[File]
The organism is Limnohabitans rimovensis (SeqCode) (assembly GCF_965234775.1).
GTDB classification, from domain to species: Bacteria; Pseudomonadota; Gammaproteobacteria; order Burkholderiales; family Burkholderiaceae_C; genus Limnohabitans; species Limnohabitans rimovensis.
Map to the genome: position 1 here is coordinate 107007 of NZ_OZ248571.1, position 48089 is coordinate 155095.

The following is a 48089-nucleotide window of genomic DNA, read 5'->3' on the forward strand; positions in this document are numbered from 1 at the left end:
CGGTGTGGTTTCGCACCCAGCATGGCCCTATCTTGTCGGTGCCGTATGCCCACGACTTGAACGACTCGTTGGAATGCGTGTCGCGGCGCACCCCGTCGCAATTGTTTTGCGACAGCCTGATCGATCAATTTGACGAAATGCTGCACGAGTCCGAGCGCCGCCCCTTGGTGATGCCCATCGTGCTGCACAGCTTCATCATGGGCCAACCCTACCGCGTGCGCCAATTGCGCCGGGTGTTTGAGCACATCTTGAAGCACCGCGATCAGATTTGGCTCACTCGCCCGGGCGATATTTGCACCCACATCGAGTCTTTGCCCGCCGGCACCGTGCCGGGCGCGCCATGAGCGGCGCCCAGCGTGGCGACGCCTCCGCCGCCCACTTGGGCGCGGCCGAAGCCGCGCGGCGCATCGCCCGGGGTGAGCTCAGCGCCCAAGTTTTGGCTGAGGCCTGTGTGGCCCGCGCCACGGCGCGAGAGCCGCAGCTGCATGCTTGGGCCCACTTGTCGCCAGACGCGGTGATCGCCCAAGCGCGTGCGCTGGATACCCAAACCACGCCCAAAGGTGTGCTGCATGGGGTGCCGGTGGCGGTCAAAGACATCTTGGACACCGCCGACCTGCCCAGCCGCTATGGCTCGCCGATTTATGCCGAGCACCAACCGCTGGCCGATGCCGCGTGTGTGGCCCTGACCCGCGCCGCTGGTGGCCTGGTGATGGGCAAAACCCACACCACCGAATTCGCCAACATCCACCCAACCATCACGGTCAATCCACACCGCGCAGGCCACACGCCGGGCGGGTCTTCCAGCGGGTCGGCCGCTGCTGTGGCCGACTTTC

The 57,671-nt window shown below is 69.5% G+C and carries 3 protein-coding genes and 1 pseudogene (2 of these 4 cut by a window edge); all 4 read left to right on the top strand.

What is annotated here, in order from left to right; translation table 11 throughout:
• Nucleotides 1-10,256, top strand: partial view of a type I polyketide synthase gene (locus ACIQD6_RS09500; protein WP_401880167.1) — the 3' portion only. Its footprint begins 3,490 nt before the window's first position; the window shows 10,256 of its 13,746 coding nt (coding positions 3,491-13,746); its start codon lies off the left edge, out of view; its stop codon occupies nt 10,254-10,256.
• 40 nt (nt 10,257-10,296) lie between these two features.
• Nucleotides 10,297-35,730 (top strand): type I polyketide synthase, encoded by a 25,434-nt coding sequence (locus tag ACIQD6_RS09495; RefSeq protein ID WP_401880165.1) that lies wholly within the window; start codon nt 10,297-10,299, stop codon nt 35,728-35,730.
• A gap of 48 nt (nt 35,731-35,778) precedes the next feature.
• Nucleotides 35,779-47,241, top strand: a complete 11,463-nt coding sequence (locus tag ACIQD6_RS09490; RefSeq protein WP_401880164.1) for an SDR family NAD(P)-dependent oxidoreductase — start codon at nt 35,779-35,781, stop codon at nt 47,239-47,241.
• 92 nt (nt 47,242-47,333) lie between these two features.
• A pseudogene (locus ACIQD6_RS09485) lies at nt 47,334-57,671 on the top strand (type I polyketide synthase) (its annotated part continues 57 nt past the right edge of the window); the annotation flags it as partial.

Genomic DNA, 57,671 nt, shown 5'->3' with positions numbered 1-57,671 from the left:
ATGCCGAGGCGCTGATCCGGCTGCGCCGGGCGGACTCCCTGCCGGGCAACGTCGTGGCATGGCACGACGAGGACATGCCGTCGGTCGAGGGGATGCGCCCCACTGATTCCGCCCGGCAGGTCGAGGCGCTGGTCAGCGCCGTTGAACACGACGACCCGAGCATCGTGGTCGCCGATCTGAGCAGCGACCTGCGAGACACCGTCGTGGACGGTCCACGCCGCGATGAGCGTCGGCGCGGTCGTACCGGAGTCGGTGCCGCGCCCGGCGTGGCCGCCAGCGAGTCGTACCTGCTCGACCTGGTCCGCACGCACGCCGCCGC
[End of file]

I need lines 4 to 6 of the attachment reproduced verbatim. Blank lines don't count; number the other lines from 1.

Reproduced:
The following is a 48089-nucleotide window of genomic DNA, read 5'->3' on the forward strand; positions in this document are numbered from 1 at the left end:
CGGTGTGGTTTCGCACCCAGCATGGCCCTATCTTGTCGGTGCCGTATGCCCACGACTTGAACGACTCGTTGGAATGCGTGTCGCGGCGCACCCCGTCGCAATTGTTTTGCGACAGCCTGATCGATCAATTTGACGAAATGCTGCACGAGTCCGAGCGCCGCCCCTTGGTGATGCCCATCGTGCTGCACAGCTTCATCATGGGCCAACCCTACCGCGTGCGCCAATTGCGCCGGGTGTTTGAGCACATCTTGAAGCACCGCGATCAGATTTGGCTCACTCGCCCGGGCGATATTTGCACCCACATCGAGTCTTTGCCCGCCGGCACCGTGCCGGGCGCGCCATGAGCGGCGCCCAGCGTGGCGACGCCTCCGCCGCCCACTTGGGCGCGGCCGAAGCCGCGCGGCGCATCGCCCGGGGTGAGCTCAGCGCCCAAGTTTTGGCTGAGGCCTGTGTGGCCCGCGCCACGGCGCGAGAGCCGCAGCTGCATGCTTGGGCCCACTTGTCGCCAGACGCGGTGATCGCCCAAGCGCGTGCGCTGGATACCCAAACCACGCCCAAAGGTGTGCTGCATGGGGTGCCGGTGGCGGTCAAAGACATCTTGGACACCGCCGACCTGCCCAGCCGCTATGGCTCGCCGATTTATGCCGAGCACCAACCGCTGGCCGATGCCGCGTGTGTGGCCCTGACCCGCGCCGCTGGTGGCCTGGTGATGGGCAAAACCCACACCACCGAATTCGCCAACATCCACCCAACCATCACGGTCAATCCACACCGCGCAGGCCACACGCCGGGCGGGTCTTCCAGCGGGTCGGCCGCTGCTGTGGCCGACTTTC

The 57,671-nt window shown below is 69.5% G+C and carries 3 protein-coding genes and 1 pseudogene (2 of these 4 cut by a window edge); all 4 read left to right on the top strand.